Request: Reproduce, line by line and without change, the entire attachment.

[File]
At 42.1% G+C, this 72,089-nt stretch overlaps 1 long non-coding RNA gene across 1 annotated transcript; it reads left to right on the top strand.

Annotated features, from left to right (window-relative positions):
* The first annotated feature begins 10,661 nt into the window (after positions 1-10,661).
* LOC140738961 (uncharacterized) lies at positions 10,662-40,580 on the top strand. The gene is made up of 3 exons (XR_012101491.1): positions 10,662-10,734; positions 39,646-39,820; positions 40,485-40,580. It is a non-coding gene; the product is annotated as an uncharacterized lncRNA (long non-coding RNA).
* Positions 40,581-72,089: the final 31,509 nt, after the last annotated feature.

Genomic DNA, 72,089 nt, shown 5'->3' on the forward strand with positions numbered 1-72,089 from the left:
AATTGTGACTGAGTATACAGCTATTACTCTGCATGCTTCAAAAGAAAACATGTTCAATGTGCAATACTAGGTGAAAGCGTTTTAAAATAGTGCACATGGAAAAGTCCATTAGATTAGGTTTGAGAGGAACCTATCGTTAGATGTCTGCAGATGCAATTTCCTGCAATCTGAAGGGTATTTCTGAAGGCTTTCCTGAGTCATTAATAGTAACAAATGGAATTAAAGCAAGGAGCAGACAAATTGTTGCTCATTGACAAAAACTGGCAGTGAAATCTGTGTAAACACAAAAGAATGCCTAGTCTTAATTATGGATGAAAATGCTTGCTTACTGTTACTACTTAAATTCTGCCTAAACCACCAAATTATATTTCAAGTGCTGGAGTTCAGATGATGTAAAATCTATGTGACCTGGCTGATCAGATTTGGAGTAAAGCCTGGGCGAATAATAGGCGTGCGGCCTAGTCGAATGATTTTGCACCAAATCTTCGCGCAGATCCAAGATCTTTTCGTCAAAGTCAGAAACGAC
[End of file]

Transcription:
At 42.1% G+C, this 72,089-nt stretch overlaps 1 long non-coding RNA gene across 1 annotated transcript; it reads left to right on the top strand.

Annotated features, from left to right (window-relative positions):
* The first annotated feature begins 10,661 nt into the window (after positions 1-10,661).
* LOC140738961 (uncharacterized) lies at positions 10,662-40,580 on the top strand. The gene is made up of 3 exons (XR_012101491.1): positions 10,662-10,734; positions 39,646-39,820; positions 40,485-40,580. It is a non-coding gene; the product is annotated as an uncharacterized lncRNA (long non-coding RNA).
* Positions 40,581-72,089: the final 31,509 nt, after the last annotated feature.

Genomic DNA, 72,089 nt, shown 5'->3' on the forward strand with positions numbered 1-72,089 from the left:
AATTGTGACTGAGTATACAGCTATTACTCTGCATGCTTCAAAAGAAAACATGTTCAATGTGCAATACTAGGTGAAAGCGTTTTAAAATAGTGCACATGGAAAAGTCCATTAGATTAGGTTTGAGAGGAACCTATCGTTAGATGTCTGCAGATGCAATTTCCTGCAATCTGAAGGGTATTTCTGAAGGCTTTCCTGAGTCATTAATAGTAACAAATGGAATTAAAGCAAGGAGCAGACAAATTGTTGCTCATTGACAAAAACTGGCAGTGAAATCTGTGTAAACACAAAAGAATGCCTAGTCTTAATTATGGATGAAAATGCTTGCTTACTGTTACTACTTAAATTCTGCCTAAACCACCAAATTATATTTCAAGTGCTGGAGTTCAGATGATGTAAAATCTATGTGACCTGGCTGATCAGATTTGGAGTAAAGCCTGGGCGAATAATAGGCGTGCGGCCTAGTCGAATGATTTTGCACCAAATCTTCGCGCAGATCCAAGATCTTTTCGTCAAAGTCAGAAACGAC